Taxpayers could get 2 for 1: The reward of giving and a deduction in tax liability.
A law passed at the end of 2020 modified the charitable contribution rules for 2021 tax returns. As a result, eligible individuals can claim an above-the-line deduction of up to $300 ($600 in the case of a joint return) for qualified charitable contributions made during 2021. An eligible individual is an individual who does not elect to itemize deductions. Thus, absent this provision, anyone taking the standard deduction would be ineligible to take a charitable contribution deduction. A qualified charitable contribution is a cash contribution paid in 2021 to an eligible charitable organization. Contributions of noncash property, such as securities, are not qualified contributions. Taxpayers, including married individuals filing separate returns, can claim a deduction of up to $300 for cash contributions made to qualifying charities during 2021.
Individuals who itemize may generally claim a deduction for charitable contributions made to qualifying charitable organizations within certain limits. These limits typically range from 20% to 60% of adjusted gross income (AGI) and vary by the type of contribution and type of charitable organization. For instance, a cash contribution made by an individual to a qualifying public charity is generally limited to 60% of the individual’s AGI. Excess contributions may be carried forward for up to five tax years.
The new law permits electing individuals to apply an increased limit up to 100% of their AGI, for qualified contributions made during calendar-year 2021. The new law also permits C corporations to apply an increased limit of 25% of taxable income for charitable contributions of cash they make to eligible charities during calendar-year 2021. Normally, the maximum allowable deduction is limited to 10% of a corporation’s taxable income.
If you own stock with a fair market value of $1,000 that was purchased for $250 and your capital gains tax rate is 15 percent, the capital gains tax you would owe if you sold that stock is $113 ($750 gain x 15%). If you donate that stock instead of selling it, and are in the 24 percent tax bracket, your ordinary income deduction is worth $240 ($1,000 FMV x 24% tax rate). You also save the $113 in capital gains tax that you would otherwise pay if you sold the stock; that amount goes to the charity. Thus, the after-tax cost of the gift of appreciated stock is $647 ($1,000 – $240 – $113) compared to the after-tax cost of a donation of $1,000 cash which would be $760 ($1,000 – $240). However, it’s important to also keep in mind that tax deductions for contributions of appreciated long-term capital gain property may be limited to a certain percentage of your adjusted gross income depending on the amount of the deduction.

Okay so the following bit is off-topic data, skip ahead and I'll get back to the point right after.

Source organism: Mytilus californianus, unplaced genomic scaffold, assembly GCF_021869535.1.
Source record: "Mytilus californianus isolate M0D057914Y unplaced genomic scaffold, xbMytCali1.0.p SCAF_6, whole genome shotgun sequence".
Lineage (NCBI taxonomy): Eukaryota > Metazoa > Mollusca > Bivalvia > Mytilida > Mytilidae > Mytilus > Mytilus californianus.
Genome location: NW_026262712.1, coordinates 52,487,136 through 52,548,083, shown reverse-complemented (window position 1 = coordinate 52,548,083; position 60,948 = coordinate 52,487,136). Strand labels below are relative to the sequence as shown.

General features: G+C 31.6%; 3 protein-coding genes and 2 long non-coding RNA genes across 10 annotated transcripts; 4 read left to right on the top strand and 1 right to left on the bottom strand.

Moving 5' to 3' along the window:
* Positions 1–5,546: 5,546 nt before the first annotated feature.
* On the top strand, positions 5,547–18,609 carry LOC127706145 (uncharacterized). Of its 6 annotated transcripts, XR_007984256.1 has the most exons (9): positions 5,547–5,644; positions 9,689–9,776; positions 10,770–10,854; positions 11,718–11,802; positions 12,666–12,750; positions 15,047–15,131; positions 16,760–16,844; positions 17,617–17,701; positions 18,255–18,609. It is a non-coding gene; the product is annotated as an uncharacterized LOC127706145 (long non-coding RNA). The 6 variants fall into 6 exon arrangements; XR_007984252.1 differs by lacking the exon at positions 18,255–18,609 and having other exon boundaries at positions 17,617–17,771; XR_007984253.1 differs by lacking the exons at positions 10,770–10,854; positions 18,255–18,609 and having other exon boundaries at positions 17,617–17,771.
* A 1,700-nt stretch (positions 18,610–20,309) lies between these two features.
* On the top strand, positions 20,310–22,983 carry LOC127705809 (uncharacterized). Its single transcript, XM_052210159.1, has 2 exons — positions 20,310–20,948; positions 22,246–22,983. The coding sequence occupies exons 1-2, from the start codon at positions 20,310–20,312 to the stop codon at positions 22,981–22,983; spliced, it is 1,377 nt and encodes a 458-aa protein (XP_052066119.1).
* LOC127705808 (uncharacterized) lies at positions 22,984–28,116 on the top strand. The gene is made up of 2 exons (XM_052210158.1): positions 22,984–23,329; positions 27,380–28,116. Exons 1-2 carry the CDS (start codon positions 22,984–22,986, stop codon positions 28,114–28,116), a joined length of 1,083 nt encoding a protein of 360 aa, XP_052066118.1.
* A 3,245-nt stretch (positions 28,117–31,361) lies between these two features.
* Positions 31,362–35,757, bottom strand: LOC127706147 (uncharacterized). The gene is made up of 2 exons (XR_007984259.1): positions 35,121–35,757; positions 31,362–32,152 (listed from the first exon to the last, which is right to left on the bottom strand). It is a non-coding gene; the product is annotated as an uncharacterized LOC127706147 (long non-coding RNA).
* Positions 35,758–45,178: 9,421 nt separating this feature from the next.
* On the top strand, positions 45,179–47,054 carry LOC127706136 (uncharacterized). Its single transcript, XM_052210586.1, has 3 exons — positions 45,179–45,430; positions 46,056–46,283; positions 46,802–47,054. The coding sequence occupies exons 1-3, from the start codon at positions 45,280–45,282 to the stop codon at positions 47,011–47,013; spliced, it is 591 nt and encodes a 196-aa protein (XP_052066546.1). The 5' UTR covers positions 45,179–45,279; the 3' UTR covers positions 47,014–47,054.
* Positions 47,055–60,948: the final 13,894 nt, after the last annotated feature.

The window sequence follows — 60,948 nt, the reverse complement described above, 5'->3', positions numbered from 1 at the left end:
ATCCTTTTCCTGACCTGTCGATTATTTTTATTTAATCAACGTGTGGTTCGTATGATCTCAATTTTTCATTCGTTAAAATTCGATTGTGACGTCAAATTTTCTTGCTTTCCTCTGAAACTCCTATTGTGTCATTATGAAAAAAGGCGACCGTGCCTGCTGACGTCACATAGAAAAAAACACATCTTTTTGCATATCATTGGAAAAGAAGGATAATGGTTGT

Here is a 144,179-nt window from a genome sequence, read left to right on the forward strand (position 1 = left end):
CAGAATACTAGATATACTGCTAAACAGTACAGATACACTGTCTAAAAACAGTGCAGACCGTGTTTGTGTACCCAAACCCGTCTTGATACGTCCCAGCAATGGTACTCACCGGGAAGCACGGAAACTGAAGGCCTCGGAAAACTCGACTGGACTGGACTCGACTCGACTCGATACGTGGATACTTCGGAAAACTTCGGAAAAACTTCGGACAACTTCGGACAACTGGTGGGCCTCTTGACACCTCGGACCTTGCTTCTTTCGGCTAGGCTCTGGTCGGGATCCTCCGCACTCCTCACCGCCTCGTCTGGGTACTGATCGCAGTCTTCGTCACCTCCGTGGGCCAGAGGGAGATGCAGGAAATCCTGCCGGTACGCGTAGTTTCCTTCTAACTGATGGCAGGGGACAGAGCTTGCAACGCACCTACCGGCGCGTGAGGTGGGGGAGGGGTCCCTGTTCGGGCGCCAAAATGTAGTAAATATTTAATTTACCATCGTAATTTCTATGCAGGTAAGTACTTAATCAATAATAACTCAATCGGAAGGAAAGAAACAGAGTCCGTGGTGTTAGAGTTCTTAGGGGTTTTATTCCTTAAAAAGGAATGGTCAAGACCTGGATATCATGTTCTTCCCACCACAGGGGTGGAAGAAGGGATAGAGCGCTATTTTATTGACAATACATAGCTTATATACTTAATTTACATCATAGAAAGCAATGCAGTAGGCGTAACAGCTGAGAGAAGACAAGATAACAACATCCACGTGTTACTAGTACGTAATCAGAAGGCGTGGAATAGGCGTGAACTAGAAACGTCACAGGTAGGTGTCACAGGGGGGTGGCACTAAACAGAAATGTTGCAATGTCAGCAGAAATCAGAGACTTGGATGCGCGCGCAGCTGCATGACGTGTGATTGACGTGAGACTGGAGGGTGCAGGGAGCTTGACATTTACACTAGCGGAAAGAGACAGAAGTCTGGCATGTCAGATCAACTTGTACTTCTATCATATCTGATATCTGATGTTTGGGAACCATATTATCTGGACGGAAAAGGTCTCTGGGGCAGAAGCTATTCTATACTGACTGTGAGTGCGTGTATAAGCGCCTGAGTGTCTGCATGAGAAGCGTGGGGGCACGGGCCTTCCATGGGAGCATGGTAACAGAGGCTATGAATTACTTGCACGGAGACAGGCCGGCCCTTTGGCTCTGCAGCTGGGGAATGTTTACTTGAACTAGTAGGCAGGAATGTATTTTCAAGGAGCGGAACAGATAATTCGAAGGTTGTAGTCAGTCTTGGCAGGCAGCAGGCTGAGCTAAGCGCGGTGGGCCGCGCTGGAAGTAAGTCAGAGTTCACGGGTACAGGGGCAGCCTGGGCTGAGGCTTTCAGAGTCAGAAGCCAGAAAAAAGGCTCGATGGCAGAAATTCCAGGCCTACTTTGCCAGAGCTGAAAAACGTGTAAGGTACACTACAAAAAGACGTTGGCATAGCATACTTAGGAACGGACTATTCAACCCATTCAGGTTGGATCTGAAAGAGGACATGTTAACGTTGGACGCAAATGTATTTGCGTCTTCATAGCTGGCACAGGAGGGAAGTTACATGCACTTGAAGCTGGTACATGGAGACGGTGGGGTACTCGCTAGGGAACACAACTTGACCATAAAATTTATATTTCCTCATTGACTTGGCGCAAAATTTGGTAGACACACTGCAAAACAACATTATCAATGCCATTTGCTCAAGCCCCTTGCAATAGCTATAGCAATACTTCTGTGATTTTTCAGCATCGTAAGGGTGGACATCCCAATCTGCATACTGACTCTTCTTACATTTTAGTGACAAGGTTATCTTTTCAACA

Finally, if you have an individual retirement account and are 70 1/2 years old and older, you are eligible to make a charitable contribution directly from your IRA. This is more advantageous than taking a distribution and making a donation to the charity that may or may not be deductible as an itemized deduction. If your itemized deductions, including the contribution, are less than your standard deduction, then you receive no tax benefit from taking a taxable distribution and donating that distribution. By making the donation directly from your IRA to a charity, you eliminate having the IRA distribution included in your income. This in turn reduces your adjusted gross income (AGI). And because various tax-related items, such as the medical expense deduction or the taxability of social security income or the 3.8 percent net investment income tax, are calculated based on your AGI, a reduced AGI can potentially increase your medical expense deduction, reduce the tax on social security income, and reduce any net investment income tax.
The IRS reminds individuals and businesses that special recordkeeping rules apply to any taxpayer claiming a charitable contribution deduction. Usually, this includes obtaining an acknowledgment letter from the charity before filing a return and retaining a cancelled check or credit card receipt for contributions of cash. For donations of property, additional recordkeeping rules apply, and may include filing a Form 8283 and obtaining a qualified appraisal in some instance.
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